Mom’s Milk Richer in Fat, Energy After One Year
NEW YORK — A new study shows that milk from mothers who have been breastfeeding their infants for more than a year is richer in fat and energy than milk from moms who have been breastfeeding for just a few months.
The study is the first to look at the nutritional value of breast milk after prolonged breastfeeding, Dr. Dror Mandel of Tel Aviv University in Israel told Reuters Health.
“It might be that because the infant is breastfed less times a day, the milk is more concentrated,” he noted in an e-mail interview.
Mandel and colleagues compared milk from 27 women who had been nursing for two to six months and 34 mothers who had been nursing for 12 to 39 months.
They report, in the journal Pediatrics, that the average fat content of milk from the shorter-duration breastfeeding group was just over 7 percent, compared to about 11 percent from the longer-duration group. A liter of milk from the women breastfeeding for a shorter period of time contained about 740 calories, compared to 880 for the women who had been breastfeeding for a year or longer.
The American Academy of Pediatrics recommends that mothers exclusively breastfeed their infants up to six months of age, and that nursing for a year or more will give a baby the “full benefits of breastfeeding,” which include cutting rates of illnesses such as ear infections and diarrhea and reducing the risk of childhood obesity.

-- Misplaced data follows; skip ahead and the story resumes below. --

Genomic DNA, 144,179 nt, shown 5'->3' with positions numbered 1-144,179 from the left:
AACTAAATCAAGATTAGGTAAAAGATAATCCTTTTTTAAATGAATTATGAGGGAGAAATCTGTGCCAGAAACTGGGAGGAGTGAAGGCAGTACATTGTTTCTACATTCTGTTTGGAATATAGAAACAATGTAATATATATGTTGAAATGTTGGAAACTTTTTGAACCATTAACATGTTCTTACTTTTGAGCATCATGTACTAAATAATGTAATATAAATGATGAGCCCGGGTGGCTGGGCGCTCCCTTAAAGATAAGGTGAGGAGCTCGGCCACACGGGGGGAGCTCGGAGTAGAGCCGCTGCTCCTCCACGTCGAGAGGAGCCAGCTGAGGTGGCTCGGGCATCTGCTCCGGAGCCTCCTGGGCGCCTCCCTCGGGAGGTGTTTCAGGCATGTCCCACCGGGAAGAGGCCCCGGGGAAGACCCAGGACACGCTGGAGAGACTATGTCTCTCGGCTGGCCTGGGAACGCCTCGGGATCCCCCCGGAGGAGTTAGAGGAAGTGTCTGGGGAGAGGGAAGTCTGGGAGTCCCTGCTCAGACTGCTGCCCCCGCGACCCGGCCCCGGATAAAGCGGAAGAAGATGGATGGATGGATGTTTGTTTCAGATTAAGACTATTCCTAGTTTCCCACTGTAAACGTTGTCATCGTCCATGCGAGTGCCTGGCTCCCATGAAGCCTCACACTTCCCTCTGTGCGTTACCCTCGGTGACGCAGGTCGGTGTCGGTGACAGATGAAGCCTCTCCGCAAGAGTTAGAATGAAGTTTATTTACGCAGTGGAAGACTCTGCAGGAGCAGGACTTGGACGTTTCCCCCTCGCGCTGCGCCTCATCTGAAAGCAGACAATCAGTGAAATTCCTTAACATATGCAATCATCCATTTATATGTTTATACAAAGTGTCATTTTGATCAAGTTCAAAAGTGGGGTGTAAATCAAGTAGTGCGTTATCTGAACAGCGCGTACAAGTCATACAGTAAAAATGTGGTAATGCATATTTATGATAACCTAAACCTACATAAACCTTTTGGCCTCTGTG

However, Mandel and his colleagues note in their report that “the optimal duration of breastfeeding is unknown.”
While one study suggested a link between extended breastfeeding and increased heart disease risk, “many objections have been raised against this accusation,” the authors point out. It would be necessary to evaluate the types of fats contained in breast milk after a year of lactation before such a possibility can be raised, they add.
They also point out that, “at the present time, the official policy of the American Academy of Pediatrics is not to put any limit on the duration of lactation.”
“The results showed that the caloric contribution of breast milk to the infant diet is not negligible,” Mandel added in comments to Reuters Health. “Hence, we can tell mothers that continue to breastfeed their infants that, from a caloric standpoint, their milk is of nutritional value.”
SOURCE: Pediatrics, September 2005.